In the last two years the people of Australia, like most citizens of free and open democracies, have seen their liberties curtailed in one form or another. Things like mandatory confinement, electronic tracking, and coerced medical procedures (no matter how minor) – all done in the name of protecting our health.
No, wait… It was to protect our health then it morphed into protecting ‘our dysfunctional health systems’. I am not sure of the exact reasoning anymore.
Either way, for what is becoming some vague health reason we have been governed by bureaucrats and not our elected officials as one would expect in a representative democracy. A very worrying trend for someone who believes in individual liberty and free and open societies. While the ‘why’ is a muddled mess of health reasoning, the ‘how’ is largely an unaddressed issue in the public arena.
In Australia, the ‘how’ is relatively simple – state of emergency declarations or emergency powers acts. Each state has a slightly different version of the same blunt legislative tool. Broadly speaking a state of emergency can be declared that then transfers an extraordinary amount of legal authority to a state of emergency coordinator, usually a relevant minister, or as in South Australia, the police commissioner.
These laws were initially enacted to allow quick and decisive action by the authorities during a bushfire or a flood etc. A situation where the police or state emergency providers could understandable control your movement even to or from your own property. An acceptable compromise on freedom and liberty because we are amidst a disaster and action is needed. A state of emergency is often declared by one person, that state’s premier or health minister (in the case of Covid). Again, an acceptable compromise on the democratic process because often at the beginning of an emergency quick and decisive decisions are needed. All fine so far for freedom-loving individuals. Quick decisions are needed, drastic steps that impede liberty may be needed temporarily … temporarily?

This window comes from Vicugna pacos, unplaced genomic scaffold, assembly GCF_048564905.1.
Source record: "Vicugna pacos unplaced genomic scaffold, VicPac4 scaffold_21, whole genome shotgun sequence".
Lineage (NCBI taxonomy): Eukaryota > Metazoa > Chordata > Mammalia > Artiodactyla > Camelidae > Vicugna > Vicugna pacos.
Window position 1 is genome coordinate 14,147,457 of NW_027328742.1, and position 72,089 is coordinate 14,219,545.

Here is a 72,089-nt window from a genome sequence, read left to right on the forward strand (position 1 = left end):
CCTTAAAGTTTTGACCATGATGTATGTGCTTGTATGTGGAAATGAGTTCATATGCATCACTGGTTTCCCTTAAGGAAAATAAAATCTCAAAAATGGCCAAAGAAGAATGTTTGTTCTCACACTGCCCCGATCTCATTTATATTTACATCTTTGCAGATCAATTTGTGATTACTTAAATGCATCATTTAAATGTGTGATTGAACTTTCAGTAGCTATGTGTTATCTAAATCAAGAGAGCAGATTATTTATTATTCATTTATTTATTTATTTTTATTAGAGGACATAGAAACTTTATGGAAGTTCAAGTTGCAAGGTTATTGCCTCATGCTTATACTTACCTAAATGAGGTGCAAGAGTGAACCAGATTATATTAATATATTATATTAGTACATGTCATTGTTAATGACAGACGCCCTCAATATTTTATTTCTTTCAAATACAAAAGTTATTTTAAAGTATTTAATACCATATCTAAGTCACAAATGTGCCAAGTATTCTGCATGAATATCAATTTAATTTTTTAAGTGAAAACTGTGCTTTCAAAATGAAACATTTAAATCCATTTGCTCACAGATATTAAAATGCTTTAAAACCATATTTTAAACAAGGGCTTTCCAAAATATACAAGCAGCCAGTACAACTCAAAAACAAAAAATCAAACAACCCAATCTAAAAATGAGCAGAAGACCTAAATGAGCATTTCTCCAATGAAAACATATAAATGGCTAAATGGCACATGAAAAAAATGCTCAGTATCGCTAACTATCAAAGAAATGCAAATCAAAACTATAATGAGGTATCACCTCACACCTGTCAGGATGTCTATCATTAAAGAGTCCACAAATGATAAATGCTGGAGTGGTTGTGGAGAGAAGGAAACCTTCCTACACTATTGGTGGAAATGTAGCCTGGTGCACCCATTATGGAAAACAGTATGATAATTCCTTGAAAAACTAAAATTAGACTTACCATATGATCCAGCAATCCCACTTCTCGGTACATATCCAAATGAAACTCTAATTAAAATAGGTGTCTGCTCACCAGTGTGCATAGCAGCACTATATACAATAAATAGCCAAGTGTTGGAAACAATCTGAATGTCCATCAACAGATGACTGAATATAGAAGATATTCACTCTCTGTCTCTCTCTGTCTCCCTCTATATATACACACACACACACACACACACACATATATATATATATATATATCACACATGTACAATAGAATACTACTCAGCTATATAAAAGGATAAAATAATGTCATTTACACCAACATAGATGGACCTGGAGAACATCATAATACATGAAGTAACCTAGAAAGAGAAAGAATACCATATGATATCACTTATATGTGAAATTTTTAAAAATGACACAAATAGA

Herein lies the problem. The state of emergency acts in all states were designed to last a week or two and then things would go back to normal. But Covid is different, and we all have to accept a ‘new normal’ I hear you say. This may well be the case, but I believe we are sophisticated enough to tackle an ongoing emergency in a nuanced manner that does not compromise the basic principles of a representative democracy. After all, what will we do when the next pandemic strikes?
The following proposal is South Australia specific (my home state) and via my state parliamentary member, has been forwarded to the state attorney general. Thanks to correspondence from my state representative, a reply from the state Attorney General informs me ‘my suggestions have been noted’. While incremental democratic change might be occurring behind the scenes in South Australia, I think the basic principles suggested could apply equally in all those Australian states that are currently falling short of accountable democracy.